Endorsements are not new as they are currently used in different forms. However, there are some good examples of how they can be effectively used and some bad examples.
A GOOD EXAMPLE
Endorsements are extensively used in our academic environment. Degrees, diplomas and certificates are examples of endorsements that are awarded by knowledgeable groups to confirm the skills and abilities of an individual.
- Groups (universities and colleges) build their image by implementing a level of standards and controls which they deem appropriate.
- Students want to build their personal profiles with endorsements awarded through quality institutions.
- People reading a personal profile rely more confidently on the endorsements given by reputable institutions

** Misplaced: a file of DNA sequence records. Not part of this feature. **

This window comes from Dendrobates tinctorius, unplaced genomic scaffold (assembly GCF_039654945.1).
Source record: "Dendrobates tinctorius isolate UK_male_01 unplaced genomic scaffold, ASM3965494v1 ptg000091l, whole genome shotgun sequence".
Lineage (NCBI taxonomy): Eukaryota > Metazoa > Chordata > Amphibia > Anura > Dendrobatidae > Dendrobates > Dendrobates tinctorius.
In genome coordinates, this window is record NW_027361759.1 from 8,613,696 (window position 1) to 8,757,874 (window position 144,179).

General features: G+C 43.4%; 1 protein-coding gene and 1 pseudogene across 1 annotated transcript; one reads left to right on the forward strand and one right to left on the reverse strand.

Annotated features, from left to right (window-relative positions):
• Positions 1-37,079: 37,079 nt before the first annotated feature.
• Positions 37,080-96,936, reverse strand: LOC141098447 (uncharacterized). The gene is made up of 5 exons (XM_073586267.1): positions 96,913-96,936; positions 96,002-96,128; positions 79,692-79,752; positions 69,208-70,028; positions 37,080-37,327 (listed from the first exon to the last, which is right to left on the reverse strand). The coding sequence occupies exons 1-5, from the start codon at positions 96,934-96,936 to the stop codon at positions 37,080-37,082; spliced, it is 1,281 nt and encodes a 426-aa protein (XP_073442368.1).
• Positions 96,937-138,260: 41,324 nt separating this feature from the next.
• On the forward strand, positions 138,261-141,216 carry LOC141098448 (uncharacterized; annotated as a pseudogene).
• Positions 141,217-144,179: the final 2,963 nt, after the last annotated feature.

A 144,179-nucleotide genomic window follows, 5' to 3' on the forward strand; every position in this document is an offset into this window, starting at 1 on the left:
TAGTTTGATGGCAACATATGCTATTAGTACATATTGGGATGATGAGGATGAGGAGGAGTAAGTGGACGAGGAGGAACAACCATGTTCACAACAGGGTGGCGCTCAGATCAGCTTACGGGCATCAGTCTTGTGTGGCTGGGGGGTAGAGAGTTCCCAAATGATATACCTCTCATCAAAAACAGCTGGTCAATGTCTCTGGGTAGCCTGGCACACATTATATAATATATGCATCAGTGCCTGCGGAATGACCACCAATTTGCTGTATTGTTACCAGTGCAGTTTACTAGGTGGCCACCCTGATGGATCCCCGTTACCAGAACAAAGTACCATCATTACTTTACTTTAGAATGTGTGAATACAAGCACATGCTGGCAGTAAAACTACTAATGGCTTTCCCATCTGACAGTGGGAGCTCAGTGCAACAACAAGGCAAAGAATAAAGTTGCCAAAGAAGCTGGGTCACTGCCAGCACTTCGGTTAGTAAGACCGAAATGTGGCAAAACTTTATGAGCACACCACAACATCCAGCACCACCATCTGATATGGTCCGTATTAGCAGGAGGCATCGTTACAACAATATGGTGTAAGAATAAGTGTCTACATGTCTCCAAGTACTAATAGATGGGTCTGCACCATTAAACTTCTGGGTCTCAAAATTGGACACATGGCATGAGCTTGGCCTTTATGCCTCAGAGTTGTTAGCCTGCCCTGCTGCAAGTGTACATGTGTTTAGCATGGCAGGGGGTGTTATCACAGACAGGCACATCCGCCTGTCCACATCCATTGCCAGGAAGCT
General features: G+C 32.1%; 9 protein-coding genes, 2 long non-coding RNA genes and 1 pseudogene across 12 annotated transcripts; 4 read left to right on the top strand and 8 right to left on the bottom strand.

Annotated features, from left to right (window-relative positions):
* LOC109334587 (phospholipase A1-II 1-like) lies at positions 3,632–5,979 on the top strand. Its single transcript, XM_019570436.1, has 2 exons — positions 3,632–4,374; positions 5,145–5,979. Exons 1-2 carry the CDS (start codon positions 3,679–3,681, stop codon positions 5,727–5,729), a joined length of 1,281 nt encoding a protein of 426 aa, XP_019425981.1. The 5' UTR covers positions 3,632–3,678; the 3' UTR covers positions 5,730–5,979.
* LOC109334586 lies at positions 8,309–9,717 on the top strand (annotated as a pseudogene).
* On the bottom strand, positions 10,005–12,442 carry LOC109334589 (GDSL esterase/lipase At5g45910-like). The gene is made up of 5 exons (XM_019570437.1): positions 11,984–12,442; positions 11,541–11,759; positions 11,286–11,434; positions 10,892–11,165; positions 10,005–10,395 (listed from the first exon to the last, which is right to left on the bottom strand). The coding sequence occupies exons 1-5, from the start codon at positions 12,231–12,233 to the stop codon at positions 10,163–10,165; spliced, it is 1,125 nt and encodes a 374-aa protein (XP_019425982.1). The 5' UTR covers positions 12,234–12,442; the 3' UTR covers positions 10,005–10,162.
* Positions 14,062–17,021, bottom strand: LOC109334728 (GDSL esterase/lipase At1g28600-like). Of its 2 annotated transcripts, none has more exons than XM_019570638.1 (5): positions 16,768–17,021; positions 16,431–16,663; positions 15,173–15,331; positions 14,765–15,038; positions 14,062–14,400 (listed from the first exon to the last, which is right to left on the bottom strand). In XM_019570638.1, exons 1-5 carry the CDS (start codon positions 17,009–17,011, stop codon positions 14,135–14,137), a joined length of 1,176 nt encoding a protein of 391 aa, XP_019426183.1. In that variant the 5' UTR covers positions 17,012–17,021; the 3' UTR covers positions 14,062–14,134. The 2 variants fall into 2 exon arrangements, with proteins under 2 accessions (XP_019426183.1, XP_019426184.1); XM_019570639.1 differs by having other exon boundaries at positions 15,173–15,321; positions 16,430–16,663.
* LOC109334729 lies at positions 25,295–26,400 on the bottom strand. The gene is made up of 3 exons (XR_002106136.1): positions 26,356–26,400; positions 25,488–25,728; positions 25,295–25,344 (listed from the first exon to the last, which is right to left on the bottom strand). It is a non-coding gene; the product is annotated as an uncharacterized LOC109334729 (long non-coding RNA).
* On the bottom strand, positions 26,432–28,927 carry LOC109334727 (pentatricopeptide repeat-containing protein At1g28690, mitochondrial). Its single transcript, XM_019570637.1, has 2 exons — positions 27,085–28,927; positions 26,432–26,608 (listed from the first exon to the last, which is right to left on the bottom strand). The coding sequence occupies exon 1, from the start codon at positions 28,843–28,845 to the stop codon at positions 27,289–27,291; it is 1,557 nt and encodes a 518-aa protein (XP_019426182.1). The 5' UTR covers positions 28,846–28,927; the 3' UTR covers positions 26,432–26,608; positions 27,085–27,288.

- People are free to choose which and how many subjects they wish to study, and which institution they attend.
A BAD EXAMPLE
When we vote to elect leaders it is an endorsement by the community on whom they trust with the leadership.
- The group electing the leader is a mixed group of varying skill levels and competence.
- Leaders promote and emphasise actions that will quickly and easily win the maximum number of votes and support. Quality decisions are often compromised for short term solutions that win votes.
- The quality of the leader and how they get elected is often questioned
- The leader you elect attends to some of your needs but mainly focuses on actions that will maintain their own power and control.
Thus the quality of the endorsements are directly related to the structure and controls in place over the group that makes the award.
In our modern society our groups have both the expertise and experience to ensure that quality controls and structures are in place at all levels of the group. Thus ensuring that any endorsements awarded by that group, as well as decisions made by that group, can be confidently relied upon by others.
Video – Promoting and electing leaders